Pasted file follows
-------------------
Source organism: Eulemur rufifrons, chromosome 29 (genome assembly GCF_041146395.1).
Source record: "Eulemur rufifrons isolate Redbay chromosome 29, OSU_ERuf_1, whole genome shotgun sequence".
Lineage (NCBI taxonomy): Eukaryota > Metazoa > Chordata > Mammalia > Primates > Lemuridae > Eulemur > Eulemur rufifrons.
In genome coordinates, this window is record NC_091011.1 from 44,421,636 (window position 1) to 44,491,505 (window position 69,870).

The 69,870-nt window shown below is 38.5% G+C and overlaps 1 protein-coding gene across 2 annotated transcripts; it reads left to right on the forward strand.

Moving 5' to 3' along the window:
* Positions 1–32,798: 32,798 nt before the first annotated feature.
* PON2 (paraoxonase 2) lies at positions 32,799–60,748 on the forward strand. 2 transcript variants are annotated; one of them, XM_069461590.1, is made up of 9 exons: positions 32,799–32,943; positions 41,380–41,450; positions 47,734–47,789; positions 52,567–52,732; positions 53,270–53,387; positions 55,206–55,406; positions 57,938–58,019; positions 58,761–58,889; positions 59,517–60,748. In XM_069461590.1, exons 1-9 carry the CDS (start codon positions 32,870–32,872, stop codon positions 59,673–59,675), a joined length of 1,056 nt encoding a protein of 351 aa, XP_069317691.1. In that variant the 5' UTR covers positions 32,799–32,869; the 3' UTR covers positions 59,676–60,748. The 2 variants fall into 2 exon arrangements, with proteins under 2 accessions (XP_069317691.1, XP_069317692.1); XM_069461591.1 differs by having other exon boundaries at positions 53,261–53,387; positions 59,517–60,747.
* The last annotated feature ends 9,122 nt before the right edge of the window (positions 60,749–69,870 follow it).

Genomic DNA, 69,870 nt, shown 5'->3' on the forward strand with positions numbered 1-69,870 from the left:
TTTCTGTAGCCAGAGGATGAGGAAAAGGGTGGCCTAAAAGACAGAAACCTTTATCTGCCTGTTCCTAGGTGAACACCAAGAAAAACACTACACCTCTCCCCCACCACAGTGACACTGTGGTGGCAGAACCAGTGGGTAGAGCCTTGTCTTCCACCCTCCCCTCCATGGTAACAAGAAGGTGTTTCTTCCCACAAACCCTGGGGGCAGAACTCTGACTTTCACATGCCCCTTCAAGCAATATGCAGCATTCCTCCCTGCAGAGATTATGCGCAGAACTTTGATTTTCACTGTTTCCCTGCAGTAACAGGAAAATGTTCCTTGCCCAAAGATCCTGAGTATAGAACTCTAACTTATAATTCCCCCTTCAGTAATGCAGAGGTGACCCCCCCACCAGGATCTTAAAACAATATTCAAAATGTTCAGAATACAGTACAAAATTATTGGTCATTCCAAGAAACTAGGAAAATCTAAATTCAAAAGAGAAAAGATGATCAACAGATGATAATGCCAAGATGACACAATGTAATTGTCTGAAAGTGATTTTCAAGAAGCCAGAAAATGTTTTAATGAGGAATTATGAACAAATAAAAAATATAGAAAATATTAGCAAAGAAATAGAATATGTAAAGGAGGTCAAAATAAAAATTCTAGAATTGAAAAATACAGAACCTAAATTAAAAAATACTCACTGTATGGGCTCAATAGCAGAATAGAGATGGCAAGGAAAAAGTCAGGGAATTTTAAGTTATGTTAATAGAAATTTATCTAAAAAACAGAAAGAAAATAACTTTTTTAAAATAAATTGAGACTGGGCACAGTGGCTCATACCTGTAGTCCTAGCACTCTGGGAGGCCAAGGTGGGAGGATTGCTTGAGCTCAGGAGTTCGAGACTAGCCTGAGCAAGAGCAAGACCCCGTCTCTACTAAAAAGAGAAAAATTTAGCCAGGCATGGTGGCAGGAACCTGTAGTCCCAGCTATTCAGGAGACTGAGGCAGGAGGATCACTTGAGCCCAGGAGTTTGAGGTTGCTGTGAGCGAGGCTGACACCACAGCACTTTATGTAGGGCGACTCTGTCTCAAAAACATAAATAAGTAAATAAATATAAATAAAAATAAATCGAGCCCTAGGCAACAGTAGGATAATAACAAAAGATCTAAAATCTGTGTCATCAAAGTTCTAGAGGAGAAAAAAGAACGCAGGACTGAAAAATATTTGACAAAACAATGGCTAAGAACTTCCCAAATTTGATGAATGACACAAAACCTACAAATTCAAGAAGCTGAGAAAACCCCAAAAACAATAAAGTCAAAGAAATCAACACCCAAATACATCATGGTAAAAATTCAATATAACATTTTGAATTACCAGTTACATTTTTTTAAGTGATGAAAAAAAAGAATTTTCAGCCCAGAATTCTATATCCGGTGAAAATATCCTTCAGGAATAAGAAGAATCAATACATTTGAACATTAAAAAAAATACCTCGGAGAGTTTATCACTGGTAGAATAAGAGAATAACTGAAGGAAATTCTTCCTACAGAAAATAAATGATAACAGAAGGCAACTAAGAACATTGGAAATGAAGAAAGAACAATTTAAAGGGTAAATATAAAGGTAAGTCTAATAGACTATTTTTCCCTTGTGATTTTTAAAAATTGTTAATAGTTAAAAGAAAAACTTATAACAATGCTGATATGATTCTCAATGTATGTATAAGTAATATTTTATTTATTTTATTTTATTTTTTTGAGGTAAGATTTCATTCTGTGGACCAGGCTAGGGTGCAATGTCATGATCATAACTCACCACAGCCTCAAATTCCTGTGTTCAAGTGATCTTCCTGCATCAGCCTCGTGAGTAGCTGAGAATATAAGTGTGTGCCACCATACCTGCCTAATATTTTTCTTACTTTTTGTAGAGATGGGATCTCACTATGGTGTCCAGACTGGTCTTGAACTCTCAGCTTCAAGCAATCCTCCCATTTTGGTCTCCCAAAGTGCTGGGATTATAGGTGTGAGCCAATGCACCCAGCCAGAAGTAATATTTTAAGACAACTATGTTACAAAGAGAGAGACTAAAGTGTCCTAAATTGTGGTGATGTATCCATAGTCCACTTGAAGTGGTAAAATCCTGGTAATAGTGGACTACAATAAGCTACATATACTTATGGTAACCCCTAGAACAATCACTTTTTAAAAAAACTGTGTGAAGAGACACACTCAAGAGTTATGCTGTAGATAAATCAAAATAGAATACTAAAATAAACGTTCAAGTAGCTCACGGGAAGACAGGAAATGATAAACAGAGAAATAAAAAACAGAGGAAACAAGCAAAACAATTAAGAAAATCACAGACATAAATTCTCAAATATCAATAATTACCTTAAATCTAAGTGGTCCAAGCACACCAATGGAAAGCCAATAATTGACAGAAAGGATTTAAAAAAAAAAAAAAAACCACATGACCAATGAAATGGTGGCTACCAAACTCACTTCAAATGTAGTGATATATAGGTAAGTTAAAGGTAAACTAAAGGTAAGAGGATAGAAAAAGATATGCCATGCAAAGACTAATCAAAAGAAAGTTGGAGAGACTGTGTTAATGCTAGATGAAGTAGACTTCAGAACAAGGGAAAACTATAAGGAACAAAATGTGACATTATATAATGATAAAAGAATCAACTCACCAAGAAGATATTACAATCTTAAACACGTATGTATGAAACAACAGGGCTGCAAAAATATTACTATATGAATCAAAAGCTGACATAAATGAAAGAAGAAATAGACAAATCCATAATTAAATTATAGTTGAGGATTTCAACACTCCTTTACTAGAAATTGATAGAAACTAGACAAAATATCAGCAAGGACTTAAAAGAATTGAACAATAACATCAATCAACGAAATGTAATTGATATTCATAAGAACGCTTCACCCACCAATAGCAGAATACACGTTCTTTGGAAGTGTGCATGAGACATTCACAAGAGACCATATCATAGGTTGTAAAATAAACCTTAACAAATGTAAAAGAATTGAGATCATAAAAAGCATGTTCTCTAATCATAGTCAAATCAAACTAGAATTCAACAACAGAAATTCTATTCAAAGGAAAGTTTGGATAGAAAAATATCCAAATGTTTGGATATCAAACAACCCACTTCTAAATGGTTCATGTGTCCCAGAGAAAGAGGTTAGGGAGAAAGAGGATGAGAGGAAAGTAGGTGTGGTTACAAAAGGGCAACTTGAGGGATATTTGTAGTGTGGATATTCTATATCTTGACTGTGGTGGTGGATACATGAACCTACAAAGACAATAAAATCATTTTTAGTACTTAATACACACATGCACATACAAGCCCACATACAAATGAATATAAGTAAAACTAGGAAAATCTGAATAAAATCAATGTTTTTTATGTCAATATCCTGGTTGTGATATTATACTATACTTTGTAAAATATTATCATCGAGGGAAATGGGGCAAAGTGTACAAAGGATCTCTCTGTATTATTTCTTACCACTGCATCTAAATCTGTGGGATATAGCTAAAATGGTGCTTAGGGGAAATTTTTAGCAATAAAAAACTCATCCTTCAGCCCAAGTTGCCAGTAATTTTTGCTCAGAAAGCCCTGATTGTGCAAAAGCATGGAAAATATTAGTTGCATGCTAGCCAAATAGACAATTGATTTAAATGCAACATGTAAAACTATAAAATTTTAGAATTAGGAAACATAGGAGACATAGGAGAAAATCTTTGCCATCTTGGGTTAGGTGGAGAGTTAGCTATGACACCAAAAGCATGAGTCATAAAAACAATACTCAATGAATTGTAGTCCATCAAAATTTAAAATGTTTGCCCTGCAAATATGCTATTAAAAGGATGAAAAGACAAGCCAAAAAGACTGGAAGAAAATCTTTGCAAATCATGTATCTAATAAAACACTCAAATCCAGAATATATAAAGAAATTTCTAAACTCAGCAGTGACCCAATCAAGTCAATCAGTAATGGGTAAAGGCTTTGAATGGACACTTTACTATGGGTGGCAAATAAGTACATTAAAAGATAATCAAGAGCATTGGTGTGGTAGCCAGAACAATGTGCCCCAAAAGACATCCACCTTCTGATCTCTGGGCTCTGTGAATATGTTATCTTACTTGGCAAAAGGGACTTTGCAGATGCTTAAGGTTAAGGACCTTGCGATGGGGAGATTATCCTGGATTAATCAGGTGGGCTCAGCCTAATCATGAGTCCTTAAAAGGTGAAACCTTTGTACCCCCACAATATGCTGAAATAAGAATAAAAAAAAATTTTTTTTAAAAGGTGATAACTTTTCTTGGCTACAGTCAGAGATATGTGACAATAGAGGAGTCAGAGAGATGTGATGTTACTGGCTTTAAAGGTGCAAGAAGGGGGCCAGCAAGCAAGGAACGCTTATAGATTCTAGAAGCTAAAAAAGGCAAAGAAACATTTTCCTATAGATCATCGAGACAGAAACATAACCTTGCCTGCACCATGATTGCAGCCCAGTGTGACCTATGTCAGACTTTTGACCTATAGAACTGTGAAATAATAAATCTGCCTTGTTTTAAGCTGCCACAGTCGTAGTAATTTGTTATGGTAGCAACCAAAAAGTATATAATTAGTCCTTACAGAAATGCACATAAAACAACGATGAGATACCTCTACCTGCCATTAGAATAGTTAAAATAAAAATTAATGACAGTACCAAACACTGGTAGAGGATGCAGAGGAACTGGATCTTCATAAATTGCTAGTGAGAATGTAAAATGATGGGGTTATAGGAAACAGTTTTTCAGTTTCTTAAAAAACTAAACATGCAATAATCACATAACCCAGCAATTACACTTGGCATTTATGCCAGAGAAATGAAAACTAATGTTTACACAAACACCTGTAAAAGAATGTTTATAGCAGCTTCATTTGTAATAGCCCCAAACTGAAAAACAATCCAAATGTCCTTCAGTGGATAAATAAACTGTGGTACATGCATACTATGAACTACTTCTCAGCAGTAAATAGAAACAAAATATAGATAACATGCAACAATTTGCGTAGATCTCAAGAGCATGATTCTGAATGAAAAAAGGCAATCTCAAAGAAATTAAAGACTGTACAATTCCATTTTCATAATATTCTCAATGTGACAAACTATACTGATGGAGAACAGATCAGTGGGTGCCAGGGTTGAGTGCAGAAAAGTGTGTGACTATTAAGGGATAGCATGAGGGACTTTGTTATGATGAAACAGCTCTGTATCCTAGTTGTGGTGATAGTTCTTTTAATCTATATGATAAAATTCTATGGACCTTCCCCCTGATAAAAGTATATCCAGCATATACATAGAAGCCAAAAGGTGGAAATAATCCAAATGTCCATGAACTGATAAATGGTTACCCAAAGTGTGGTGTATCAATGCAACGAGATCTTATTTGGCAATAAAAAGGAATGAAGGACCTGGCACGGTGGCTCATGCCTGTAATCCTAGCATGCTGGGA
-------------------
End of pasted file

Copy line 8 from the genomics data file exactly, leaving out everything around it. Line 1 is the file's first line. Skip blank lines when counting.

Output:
* PON2 (paraoxonase 2) lies at positions 32,799–60,748 on the forward strand. 2 transcript variants are annotated; one of them, XM_069461590.1, is made up of 9 exons: positions 32,799–32,943; positions 41,380–41,450; positions 47,734–47,789; positions 52,567–52,732; positions 53,270–53,387; positions 55,206–55,406; positions 57,938–58,019; positions 58,761–58,889; positions 59,517–60,748. In XM_069461590.1, exons 1-9 carry the CDS (start codon positions 32,870–32,872, stop codon positions 59,673–59,675), a joined length of 1,056 nt encoding a protein of 351 aa, XP_069317691.1. In that variant the 5' UTR covers positions 32,799–32,869; the 3' UTR covers positions 59,676–60,748. The 2 variants fall into 2 exon arrangements, with proteins under 2 accessions (XP_069317691.1, XP_069317692.1); XM_069461591.1 differs by having other exon boundaries at positions 53,261–53,387; positions 59,517–60,747.